Doug Menadue - King Stone Gems

Topaz is an aluminum silicate that contains fluorine and hydroxyl. In its pure form it is colorless (white). Impurities are what cause variations in color. Topaz has a history that goes back at least two thousand years. The use of topaz goes back to Egyptian times when the ancient Egyptians believed that yellow topaz received its golden hue from the Sun God, Ra. Some believe that “topaz” is a Middle English word, which was acquired from the Old French word “Topace” and Latin “Topazus”, the root of which is in the Greek word “Topazios” or “Topazion”; the ancient name of an island in The Red Sea where the ancient Greeks mined a yellow gem that they believed to be topaz. The name of the island means “to seek” in Greek. It could have been so named because it was difficult to find amongst the mist. This island is now known as “Zabargad” or “St John’s Island”, and it is thought that the gem mined by the ancient Greeks was actually “chrysolite”. The Christian Old Testament makes references to topaz, but this gemstone may have also been “chrysolite”, rather than topaz. The word “topaz” could also have stemmed from the Sanskrit (the ancient language of India) word, “tapas”, which means “fire”.

Topaz can be distinguished from diamond, ruby, sapphire, citrine, apatite, brazilianite, zircon, fluorite, kunzite, tourmaline and orthoclase by its hardness (8 on the Mohs scale). It can be told apart from aquamarine by its orthorhombic crystal structure. Phenakite can be distinguished from topaz by its trigonal crystal structure. Spinel can be identified from topaz by its cubic crystal structure. Topaz has a lower density and different chemical composition than chrysoberyl, and chrysoberyl usually has no fluorescence, whereas topaz has some weak fluorescence, which can help to distinguish between the two. Precious beryl can be mistaken for topaz, but has indistinct cleavage, whereas topaz displays perfect cleavage. A lot of other less valuable gems are misleadingly sold as “topaz”, such as Madeira topaz, occidental topaz, Palmeira topaz, Rio topaz, saffranite topaz, Scottish topaz, smoky topaz and Spanish topaz. However, in most cases, these gems are citrine quartz, with the exception of smoky topaz, which is smoky quartz. Indian topaz, king topaz and star topaz are all actually sapphire.


Topaz Color

Topaz ranges from colorless (white) to yellow, orange, red-brown, light to dark-blue, pink to red, violet and light-green. This is the reason why it can be mistaken for many other gemstones. Naturally colored topaz gets its color from iron and chromium; the impurities cause color, whereas pure topaz is colorless. Most unadulterated topaz is colorless or pale blue. The most rare and valuable topaz is yellow, or pink to reddish-orange, and is known as “imperial topaz” or “precious topaz”. Some yellowish-brown topaz gems can gradually fade when continually exposed to daylight. Red and violet topaz is incredibly rare. A lot of topaz is treated in order to enhance the color. Reputable gem sellers declare any enhancements.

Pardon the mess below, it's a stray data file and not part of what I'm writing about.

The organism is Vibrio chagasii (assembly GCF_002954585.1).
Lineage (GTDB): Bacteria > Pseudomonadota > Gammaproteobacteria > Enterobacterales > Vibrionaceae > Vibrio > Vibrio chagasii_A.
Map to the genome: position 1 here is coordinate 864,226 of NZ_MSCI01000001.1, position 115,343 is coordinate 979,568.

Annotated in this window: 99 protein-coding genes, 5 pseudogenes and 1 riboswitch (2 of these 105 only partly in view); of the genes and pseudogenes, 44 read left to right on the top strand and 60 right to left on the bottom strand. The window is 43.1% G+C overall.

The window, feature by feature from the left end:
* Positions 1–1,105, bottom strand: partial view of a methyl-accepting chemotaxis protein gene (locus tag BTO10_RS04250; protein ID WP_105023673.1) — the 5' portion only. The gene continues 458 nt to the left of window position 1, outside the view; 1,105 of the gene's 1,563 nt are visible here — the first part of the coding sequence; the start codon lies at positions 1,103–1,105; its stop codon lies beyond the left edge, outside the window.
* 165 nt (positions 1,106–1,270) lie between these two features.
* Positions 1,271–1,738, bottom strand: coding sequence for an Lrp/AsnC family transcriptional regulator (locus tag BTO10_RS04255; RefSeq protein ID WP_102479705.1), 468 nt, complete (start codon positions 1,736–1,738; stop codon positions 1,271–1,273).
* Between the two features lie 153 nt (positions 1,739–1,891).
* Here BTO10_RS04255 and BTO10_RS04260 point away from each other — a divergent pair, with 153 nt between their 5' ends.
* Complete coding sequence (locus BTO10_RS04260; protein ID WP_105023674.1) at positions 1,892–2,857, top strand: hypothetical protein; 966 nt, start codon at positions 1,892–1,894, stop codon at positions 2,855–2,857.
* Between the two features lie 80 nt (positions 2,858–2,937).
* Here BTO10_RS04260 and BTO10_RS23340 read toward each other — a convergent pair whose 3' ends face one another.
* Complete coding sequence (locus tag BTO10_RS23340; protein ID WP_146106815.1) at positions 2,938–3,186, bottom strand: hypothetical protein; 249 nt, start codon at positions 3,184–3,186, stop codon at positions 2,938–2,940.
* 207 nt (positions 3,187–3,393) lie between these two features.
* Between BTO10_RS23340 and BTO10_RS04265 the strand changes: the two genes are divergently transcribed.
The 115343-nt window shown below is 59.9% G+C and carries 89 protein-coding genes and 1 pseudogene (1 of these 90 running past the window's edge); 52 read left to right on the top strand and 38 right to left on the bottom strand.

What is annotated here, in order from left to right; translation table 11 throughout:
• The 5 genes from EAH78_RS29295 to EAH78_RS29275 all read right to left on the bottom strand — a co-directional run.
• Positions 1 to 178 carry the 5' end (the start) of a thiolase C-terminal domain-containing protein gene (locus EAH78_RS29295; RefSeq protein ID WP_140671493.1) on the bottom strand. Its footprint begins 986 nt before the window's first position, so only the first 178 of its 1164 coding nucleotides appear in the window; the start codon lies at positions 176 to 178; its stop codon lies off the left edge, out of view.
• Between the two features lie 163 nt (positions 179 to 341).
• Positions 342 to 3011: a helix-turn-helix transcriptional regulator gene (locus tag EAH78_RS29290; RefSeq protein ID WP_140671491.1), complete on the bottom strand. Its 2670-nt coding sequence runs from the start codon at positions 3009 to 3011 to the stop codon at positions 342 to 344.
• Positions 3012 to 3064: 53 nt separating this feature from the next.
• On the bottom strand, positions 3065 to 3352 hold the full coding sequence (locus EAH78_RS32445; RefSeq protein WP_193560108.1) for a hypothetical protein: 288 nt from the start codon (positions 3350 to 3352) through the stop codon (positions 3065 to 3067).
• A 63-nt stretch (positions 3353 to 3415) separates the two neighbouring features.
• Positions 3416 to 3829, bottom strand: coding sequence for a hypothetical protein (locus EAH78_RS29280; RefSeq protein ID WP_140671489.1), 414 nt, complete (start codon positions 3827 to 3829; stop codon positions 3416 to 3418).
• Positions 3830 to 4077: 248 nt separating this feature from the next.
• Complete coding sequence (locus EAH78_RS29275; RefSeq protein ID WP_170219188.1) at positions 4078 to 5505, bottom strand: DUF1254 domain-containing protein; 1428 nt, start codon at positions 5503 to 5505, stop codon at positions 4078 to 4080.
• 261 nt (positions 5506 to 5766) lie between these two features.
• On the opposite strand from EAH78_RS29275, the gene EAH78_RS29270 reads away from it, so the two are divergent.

Topaz Clarity and Luster

Topaz is transparent to translucent. It exhibits high clarity with few inclusions, so topaz gemstones can be examined by the naked eye and found to be “eye clean”, which means that no imperfections can be seen. Topaz is highly prized for its brilliance and vitreous (glassy) luster.


Topaz Cut and Shape

Topaz is a very versatile material. Therefore it can be cut into a great variety of shapes, such as square, round, octagon, pear, oval, heart and even fancy shapes such as fish or birds. Strongly colored gemstones are usually scissor cut whereas weakly colored stones are generally brilliantly cut. The facets show off the clarity and brilliance of the gem. When topaz has irregular inclusions, it is often cabochon cut. Its hardness makes it resistant to scratches. However, lapidarists must handle topaz carefully, due to its perfect cleavage, which means that it can easily fracture.

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Famous Topaz Gemstones

The ancient Greeks believed that topaz was a powerful stone that could increase the strength of the wearer and even provide invisibility in desperate times. Both the ancient Egyptians and the Romans associated topaz with the Sun God.

The “El-Dorado Topaz” is the largest faceted gemstone in the world and weighs an enormous 31,000 carats (6.2 kg). It is an emerald-cut yellow topaz gemstone that was found in Minas Gerais, Brazil and then weighed 37 kg, uncut. The American Golden Topaz, which is another enormous gem, weighs an astounding 22,892.5 carats (4.6 kg). It is on display in the Smithsonian National Museum of Natural History in Washington D.C. It is one of the largest faceted gems in the world, came from Minas Gerais in Brazil and two years were taken to cut its 172 facets. There are unbelievably enormous uncut yellow topaz crystals reaching a mass of 31 kg (the Lindsay Uncut Topaz) and 50 kg (the Freeman Uncut Topaz). These uncut gems are on display as part of the Smithsonian Museum’s collection. The Chalmers Topaz is another huge cut topaz, and weighs 5,899.5 carats (1.17990 kg). It is white with a blue cast and is a brilliant-cut oval-shaped gem. It is displayed at the Field Museum of Natural History, USA. In 1964, some blocks of blue topaz, each weighing an amazing 100 kg were found in the Ukraine. Another famous topaz gemstone is the 1640 carat Braganza “Diamond”, which is part of the Portuguese Crown Jewel collection. It was originally believed to be a diamond, probably because it was found in Minas Gerais, near where diamonds had been discovered, but was later found to be a white topaz crystal.

Source: Gem Select